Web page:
So, I was listening to “Pac-Man Fever” the other day – yes, “Pac-Man Fever.”
Perhaps you remember that Top 10 hit – yes, Top 10, it actually reached No. 9 eventually – from 1982.
It was written to cash in on the insane popularity of the video game Pac-Man in those ancient days where you went to an arcade and waited for your turn to play.
The song by Buckner and Garcia was a regional hit in the Southeast then got a national release where it went gold with 1.7 million copies sold.
The album also went gold. It was filled with video game tunes like “The Defender” and “Ode to a Centipede.”(Finding an original LP of the same name is a feat; a later reissue of Pac-Man Fever is not the same as the 1982 album.… Read the rest
Mrs Sweetie and I recently watched the 2014 Disney movie Maleficent, starring Angelina Jolie. In this retelling of the Sleeping Beauty story from the 1959 film, we learn what caused Maleficent to be transformed from a charming and innocent fairy to the “Mistress of All Evil.” It was someone else’s fault. She was a victim of someone else’s obsession with power.
I’m thinking about that this morning as our country continues to reel from the tragic events of the past few weeks. Videos of men being shot by police officers. Videos of a crowd of protesters scattering as a demented sniper picked off one police officer after another. Prayer vigils and protest marches.… Read the rest
This column first appeared Nov. 5, 1987.
While as many as 700,000 high school graduates are “functionally illiterate,” contrast that with the literacy of a Western woman whose book I finished reading last week. She had only two or three years of school in the country school houses, yet she was an extremely literate person whose book is well written, grammatically correct, and wonderfully expressive.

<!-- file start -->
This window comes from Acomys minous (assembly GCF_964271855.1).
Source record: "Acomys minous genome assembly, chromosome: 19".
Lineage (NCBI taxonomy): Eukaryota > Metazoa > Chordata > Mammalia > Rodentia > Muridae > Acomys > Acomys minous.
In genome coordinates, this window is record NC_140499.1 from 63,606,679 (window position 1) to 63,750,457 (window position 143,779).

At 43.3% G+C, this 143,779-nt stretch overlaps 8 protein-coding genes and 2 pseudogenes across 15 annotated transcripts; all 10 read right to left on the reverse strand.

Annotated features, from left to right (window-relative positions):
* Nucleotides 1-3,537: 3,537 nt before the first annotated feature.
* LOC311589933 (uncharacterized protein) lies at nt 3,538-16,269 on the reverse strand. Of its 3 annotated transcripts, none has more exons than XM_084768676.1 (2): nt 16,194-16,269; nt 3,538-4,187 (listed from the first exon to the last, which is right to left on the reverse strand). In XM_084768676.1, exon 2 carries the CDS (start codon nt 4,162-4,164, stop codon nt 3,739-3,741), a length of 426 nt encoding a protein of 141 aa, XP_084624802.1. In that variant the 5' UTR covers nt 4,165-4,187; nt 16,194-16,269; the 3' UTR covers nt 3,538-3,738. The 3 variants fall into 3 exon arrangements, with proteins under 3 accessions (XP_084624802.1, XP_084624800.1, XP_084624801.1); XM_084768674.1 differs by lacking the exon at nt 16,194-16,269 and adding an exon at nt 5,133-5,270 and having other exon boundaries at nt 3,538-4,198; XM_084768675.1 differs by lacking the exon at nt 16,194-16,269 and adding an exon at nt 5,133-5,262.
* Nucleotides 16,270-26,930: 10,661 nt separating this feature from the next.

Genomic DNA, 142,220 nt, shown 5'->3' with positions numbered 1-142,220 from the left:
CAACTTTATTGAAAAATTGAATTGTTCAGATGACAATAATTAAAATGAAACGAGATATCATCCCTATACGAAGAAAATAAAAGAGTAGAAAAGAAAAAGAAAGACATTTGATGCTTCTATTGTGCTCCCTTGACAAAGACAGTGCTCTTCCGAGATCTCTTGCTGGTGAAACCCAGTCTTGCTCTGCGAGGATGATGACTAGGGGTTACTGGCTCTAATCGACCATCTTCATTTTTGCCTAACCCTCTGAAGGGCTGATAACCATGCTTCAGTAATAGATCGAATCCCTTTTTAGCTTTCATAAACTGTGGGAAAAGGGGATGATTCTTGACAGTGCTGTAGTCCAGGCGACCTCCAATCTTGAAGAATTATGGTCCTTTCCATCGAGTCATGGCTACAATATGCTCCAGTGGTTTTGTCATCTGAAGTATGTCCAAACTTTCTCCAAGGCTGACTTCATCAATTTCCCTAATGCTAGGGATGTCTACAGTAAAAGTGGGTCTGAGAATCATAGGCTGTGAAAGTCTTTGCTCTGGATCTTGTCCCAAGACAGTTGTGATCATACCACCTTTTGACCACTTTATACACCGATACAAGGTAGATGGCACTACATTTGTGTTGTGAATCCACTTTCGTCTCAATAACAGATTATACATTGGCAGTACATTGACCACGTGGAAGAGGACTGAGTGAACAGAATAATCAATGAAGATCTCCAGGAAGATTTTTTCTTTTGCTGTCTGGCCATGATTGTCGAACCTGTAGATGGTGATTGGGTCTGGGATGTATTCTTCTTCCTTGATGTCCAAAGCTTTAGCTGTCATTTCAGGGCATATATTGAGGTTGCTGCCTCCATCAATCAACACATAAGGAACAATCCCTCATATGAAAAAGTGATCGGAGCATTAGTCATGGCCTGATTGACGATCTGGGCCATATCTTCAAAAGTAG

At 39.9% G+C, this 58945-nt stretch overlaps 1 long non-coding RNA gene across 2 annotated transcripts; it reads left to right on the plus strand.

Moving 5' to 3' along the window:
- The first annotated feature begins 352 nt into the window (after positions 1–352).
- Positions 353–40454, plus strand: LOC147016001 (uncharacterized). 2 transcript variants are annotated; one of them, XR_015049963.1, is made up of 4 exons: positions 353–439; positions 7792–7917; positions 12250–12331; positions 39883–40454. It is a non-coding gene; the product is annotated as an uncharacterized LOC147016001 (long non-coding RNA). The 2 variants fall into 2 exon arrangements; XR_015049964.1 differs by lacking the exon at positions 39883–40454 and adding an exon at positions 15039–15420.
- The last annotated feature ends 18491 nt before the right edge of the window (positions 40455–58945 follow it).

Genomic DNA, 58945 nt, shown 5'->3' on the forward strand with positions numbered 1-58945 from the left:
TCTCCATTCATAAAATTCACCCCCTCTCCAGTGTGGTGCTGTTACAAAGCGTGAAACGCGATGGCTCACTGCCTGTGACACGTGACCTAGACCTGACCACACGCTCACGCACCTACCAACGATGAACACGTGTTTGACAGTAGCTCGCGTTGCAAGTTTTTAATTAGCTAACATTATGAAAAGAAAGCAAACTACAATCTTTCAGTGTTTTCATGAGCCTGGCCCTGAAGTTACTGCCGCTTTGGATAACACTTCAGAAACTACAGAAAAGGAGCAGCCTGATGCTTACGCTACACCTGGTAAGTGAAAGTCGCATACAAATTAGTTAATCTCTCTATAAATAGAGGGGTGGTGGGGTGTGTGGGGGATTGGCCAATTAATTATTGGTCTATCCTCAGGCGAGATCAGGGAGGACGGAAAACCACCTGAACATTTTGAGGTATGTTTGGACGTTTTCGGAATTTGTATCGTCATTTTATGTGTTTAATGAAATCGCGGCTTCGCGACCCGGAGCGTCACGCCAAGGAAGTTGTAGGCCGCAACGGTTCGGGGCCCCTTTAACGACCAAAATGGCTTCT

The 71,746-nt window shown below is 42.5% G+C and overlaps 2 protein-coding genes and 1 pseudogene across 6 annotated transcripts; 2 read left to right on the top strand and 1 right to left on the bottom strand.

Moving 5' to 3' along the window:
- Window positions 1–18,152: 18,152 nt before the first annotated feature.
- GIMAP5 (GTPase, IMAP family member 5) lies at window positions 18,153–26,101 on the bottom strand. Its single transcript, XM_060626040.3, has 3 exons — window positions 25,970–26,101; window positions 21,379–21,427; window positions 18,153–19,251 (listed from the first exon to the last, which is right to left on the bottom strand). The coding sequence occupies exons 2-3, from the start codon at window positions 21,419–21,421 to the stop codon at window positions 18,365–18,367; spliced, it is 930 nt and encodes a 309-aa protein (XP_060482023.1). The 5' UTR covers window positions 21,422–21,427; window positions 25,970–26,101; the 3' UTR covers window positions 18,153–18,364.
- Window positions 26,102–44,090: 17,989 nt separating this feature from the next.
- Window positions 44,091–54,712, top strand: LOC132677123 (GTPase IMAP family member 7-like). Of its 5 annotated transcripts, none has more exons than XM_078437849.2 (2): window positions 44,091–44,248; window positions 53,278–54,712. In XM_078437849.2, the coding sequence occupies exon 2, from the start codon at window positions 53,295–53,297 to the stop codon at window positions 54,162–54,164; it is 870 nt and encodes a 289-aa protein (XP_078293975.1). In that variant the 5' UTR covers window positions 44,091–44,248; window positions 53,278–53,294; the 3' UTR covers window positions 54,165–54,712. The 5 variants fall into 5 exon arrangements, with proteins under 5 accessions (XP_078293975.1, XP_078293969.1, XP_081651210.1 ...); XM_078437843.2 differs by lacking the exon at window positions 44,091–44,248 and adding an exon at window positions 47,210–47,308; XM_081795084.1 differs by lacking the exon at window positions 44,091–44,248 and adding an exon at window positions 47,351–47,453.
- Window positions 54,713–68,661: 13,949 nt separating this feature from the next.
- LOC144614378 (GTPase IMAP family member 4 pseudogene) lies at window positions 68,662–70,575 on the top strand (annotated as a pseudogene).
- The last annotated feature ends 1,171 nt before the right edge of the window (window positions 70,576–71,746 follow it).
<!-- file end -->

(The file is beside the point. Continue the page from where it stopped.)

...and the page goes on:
What makes the difference in 12 years of public schools in the United States of the 1980s in which a student does not learn to read and write capably and two or three years of spasmodic schooling on the frontier a century ago which produced a literate person?… Read the rest
The Texas Department of State Health Services has confirmed a Zika virus infection in a baby recently born with microcephaly in Harris County.
The July 13 report is the first official confirmation of a Zika-related microcephaly case in Texas. According to the agency, the mother traveled from Latin America, where she was likely infected and the baby acquired the infection in utero.
“It’s heartbreaking,” said Texas Department of State Health Services Commissioner John Hellerstedt. “This underscores the damage Zika can have on unborn babies. Our state’s work against Zika has never been more vital.”
DSHS is coordinating with Harris County Public Health and the U.S.… Read the rest
At a funeral recently, the lady who had died was quite old – 90, I think.
She was small and frail yet always smiling when I used to help her out of the passenger’s seat and set up her walker so she could slowly roll into church.
The sweet lady was very faithful, even after the recent death of her husband and partner of decades and decades.
Two things were unusual at the service.
The first came during the slide show that ran as attendees filed in. An entire life flashed past in three second intervals and that frail lady was nowhere in sight.… Read the rest